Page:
Another block finished. 6 months out from my first race is when it starts getting interesting for me. This is where training moves from general limiters to specific limiters. General limiters are to do with being balanced, both structurally, aerobically and anaerobically. This is the general training tick list:
Do you have the right amount of muscle needed and is it in the right place? (around 30kg of appendicular muscle, with relatively big legs and small arms)
Do you have the right amount of fat (4kg over race weight is ideal this time for most guys out there).
Do you have any relatively weak muscle groups, and are you strong enough, (peak torque on the bike >1000inch pounds)
Are your high end power numbers (5second, 1minute, 5 minute) in line with your threshold (FTP) and is your 2.5 hour best in line with these. In other words are you an aerobic animal, an anaerobic animal or a balanced animal?
If you haven’t achieved pulling these general limiters in line, depending on your season you might want to leave them for next year. If you are balanced, well done now is the time to go to specific race limiters. For this you look at the duration of your key races and look at the demands for this. An Olympic distance athlete would need different qualities than an Ironman. The questions are the same but the answers would be different depending on your chosen distance.
Have you got enough endurance? Do you need to develop your fat burning ability, is your threshold holding you back? Does your swimming technique suck? Now is the time to address these things. Assessing whether fat burning is a limiter or giving a quantitative assessment on your swim fitness is beyond the scope of a short blog. However I feel most people if they were to think honestly about themselves would get a pretty good idea of what they need to work on.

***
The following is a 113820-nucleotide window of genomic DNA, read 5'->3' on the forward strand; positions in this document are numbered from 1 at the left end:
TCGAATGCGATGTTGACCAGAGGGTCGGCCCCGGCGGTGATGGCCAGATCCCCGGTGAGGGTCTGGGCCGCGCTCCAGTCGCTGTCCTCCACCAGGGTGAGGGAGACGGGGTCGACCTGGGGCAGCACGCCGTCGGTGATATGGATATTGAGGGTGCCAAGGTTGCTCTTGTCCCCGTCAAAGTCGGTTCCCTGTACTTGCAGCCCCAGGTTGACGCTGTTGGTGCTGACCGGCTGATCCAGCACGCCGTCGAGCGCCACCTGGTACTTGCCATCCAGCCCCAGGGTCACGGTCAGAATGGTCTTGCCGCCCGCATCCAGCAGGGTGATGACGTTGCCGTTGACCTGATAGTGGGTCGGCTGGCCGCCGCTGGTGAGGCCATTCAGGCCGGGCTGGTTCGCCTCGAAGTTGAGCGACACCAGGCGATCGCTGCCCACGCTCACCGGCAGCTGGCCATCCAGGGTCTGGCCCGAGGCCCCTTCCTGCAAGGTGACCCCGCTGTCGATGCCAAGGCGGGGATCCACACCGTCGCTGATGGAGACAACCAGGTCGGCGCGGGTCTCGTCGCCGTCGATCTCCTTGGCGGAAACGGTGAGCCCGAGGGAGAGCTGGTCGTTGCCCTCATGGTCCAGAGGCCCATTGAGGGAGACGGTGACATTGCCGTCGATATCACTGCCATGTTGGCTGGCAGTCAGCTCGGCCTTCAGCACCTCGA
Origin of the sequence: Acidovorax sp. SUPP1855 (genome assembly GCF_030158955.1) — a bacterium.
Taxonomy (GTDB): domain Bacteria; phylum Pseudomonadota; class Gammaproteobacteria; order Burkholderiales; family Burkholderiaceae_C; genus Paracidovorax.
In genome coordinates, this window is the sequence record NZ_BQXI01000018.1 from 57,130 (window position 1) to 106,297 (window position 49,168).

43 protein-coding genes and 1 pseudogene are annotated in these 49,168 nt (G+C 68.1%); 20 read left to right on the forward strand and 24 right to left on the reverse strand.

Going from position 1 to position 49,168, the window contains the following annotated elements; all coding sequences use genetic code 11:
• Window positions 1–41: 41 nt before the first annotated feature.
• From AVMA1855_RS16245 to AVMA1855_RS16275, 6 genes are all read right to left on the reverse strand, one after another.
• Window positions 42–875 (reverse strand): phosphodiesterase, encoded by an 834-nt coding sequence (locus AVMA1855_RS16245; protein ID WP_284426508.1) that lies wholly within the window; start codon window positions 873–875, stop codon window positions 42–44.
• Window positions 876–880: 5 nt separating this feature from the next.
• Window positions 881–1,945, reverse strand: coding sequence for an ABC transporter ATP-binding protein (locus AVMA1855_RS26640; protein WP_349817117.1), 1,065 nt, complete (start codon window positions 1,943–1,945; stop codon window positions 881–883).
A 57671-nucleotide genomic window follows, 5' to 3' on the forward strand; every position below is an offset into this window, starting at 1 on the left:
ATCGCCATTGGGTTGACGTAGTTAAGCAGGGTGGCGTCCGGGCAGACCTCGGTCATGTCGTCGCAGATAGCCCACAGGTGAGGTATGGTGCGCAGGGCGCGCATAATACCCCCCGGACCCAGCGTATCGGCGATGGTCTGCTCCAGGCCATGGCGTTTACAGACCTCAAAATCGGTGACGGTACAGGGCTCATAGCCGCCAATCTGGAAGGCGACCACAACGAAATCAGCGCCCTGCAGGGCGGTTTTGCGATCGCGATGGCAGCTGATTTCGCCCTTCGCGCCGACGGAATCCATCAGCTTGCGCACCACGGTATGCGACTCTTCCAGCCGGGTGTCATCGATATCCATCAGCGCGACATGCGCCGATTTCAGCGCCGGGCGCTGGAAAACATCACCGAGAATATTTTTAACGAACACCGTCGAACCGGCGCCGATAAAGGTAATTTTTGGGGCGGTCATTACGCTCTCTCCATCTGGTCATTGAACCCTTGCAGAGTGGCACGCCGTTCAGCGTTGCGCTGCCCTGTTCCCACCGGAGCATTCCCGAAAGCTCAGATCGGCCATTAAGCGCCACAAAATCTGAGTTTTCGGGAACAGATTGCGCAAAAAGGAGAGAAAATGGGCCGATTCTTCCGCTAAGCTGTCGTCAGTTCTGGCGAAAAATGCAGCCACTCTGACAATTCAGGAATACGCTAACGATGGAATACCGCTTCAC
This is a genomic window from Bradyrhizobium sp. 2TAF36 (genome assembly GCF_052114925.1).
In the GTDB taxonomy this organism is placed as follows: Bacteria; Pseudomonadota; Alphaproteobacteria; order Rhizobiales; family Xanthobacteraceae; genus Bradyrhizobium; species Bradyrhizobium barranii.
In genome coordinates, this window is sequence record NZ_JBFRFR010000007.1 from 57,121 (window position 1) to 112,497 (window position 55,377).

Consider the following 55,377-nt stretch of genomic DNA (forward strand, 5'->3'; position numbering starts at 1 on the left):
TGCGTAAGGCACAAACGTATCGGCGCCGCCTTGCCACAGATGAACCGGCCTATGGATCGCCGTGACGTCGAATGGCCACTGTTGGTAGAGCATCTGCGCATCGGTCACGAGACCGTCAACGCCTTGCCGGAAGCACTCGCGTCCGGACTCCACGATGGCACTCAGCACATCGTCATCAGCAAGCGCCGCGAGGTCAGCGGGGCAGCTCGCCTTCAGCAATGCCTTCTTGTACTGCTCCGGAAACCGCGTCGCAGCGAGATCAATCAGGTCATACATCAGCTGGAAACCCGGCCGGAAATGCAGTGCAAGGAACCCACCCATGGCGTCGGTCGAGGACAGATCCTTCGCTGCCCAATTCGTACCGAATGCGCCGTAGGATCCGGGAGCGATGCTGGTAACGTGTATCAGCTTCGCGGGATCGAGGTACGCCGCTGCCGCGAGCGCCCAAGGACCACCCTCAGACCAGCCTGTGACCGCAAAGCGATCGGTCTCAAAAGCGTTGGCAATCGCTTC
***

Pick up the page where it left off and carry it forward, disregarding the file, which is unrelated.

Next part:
This is the time of the year when you make the biggest year upon year gains. Depending on if you pick your battles wisely. You are only as strong as your weakest link, if last year you ran a 32 minute 10k and a 4’30 Ironman marathon, don’t think spending time at your anaerobic threshold will do you any favours, chances are you need to bike more. Conversely if you ran 3.15 in an Ironman last year but think a sub 40” 10k is a tall ask for an Olympic distance race, don’t sweat the century rides. When the time comes to train specifically for the key event you’ll find your race pace will improve on last year if you played the season right.
Next week I’ll be discussing not only the structure of my work outs, but also go some way to explaining the difference between Pro and age group training methods.
One last thing, remember it’s January, so for all you lazy ‘I’ll get fit when the clocks change’ athletes, time to get moving, and for all you super motivated winter superstars remember not to burn yourself out too early. This is a time for moderation and consistency in volume. What works for Buddhists works for athletes, follow the middle way.